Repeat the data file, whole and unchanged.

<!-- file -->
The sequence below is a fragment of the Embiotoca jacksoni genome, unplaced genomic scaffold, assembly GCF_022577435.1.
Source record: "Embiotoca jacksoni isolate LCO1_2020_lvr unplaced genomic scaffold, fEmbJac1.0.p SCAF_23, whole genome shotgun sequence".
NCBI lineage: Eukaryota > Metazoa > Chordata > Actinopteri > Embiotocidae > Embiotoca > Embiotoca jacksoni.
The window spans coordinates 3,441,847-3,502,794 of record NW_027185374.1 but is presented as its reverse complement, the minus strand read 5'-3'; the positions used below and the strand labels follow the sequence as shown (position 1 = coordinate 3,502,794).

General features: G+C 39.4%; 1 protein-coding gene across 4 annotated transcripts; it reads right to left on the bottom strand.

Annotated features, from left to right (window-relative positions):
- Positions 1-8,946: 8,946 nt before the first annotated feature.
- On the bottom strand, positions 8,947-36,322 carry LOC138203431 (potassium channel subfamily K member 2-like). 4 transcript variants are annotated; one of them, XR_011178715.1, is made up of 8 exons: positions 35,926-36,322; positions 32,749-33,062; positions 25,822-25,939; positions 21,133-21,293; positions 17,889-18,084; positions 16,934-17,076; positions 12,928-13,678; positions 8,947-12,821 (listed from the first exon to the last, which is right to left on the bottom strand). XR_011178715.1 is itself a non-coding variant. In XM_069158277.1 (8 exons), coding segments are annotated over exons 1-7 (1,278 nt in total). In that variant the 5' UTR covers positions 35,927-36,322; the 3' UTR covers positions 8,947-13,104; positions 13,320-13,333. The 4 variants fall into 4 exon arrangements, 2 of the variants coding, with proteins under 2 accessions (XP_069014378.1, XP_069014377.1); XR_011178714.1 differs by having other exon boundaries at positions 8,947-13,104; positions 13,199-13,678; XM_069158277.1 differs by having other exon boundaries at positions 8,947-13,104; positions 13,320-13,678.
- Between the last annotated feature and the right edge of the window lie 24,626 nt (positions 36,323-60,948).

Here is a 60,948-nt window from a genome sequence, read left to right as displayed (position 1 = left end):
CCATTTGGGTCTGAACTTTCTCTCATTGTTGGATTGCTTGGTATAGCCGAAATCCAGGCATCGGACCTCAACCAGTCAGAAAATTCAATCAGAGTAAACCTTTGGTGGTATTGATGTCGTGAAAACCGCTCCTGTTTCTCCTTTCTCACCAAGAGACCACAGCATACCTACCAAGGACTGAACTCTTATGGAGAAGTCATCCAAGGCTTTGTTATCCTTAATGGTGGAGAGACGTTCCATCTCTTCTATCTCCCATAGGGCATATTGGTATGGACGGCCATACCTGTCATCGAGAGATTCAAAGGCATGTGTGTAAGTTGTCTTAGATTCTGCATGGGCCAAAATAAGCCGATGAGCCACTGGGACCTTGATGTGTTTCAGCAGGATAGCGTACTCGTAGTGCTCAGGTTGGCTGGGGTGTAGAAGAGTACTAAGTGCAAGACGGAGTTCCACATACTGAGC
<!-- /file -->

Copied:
The sequence below is a fragment of the Embiotoca jacksoni genome, unplaced genomic scaffold, assembly GCF_022577435.1.
Source record: "Embiotoca jacksoni isolate LCO1_2020_lvr unplaced genomic scaffold, fEmbJac1.0.p SCAF_23, whole genome shotgun sequence".
NCBI lineage: Eukaryota > Metazoa > Chordata > Actinopteri > Embiotocidae > Embiotoca > Embiotoca jacksoni.
The window spans coordinates 3,441,847-3,502,794 of record NW_027185374.1 but is presented as its reverse complement, the minus strand read 5'-3'; the positions used below and the strand labels follow the sequence as shown (position 1 = coordinate 3,502,794).

General features: G+C 39.4%; 1 protein-coding gene across 4 annotated transcripts; it reads right to left on the bottom strand.

Annotated features, from left to right (window-relative positions):
- Positions 1-8,946: 8,946 nt before the first annotated feature.
- On the bottom strand, positions 8,947-36,322 carry LOC138203431 (potassium channel subfamily K member 2-like). 4 transcript variants are annotated; one of them, XR_011178715.1, is made up of 8 exons: positions 35,926-36,322; positions 32,749-33,062; positions 25,822-25,939; positions 21,133-21,293; positions 17,889-18,084; positions 16,934-17,076; positions 12,928-13,678; positions 8,947-12,821 (listed from the first exon to the last, which is right to left on the bottom strand). XR_011178715.1 is itself a non-coding variant. In XM_069158277.1 (8 exons), coding segments are annotated over exons 1-7 (1,278 nt in total). In that variant the 5' UTR covers positions 35,927-36,322; the 3' UTR covers positions 8,947-13,104; positions 13,320-13,333. The 4 variants fall into 4 exon arrangements, 2 of the variants coding, with proteins under 2 accessions (XP_069014378.1, XP_069014377.1); XR_011178714.1 differs by having other exon boundaries at positions 8,947-13,104; positions 13,199-13,678; XM_069158277.1 differs by having other exon boundaries at positions 8,947-13,104; positions 13,320-13,678.
- Between the last annotated feature and the right edge of the window lie 24,626 nt (positions 36,323-60,948).

Here is a 60,948-nt window from a genome sequence, read left to right as displayed (position 1 = left end):
CCATTTGGGTCTGAACTTTCTCTCATTGTTGGATTGCTTGGTATAGCCGAAATCCAGGCATCGGACCTCAACCAGTCAGAAAATTCAATCAGAGTAAACCTTTGGTGGTATTGATGTCGTGAAAACCGCTCCTGTTTCTCCTTTCTCACCAAGAGACCACAGCATACCTACCAAGGACTGAACTCTTATGGAGAAGTCATCCAAGGCTTTGTTATCCTTAATGGTGGAGAGACGTTCCATCTCTTCTATCTCCCATAGGGCATATTGGTATGGACGGCCATACCTGTCATCGAGAGATTCAAAGGCATGTGTGTAAGTTGTCTTAGATTCTGCATGGGCCAAAATAAGCCGATGAGCCACTGGGACCTTGATGTGTTTCAGCAGGATAGCGTACTCGTAGTGCTCAGGTTGGCTGGGGTGTAGAAGAGTACTAAGTGCAAGACGGAGTTCCACATACTGAGC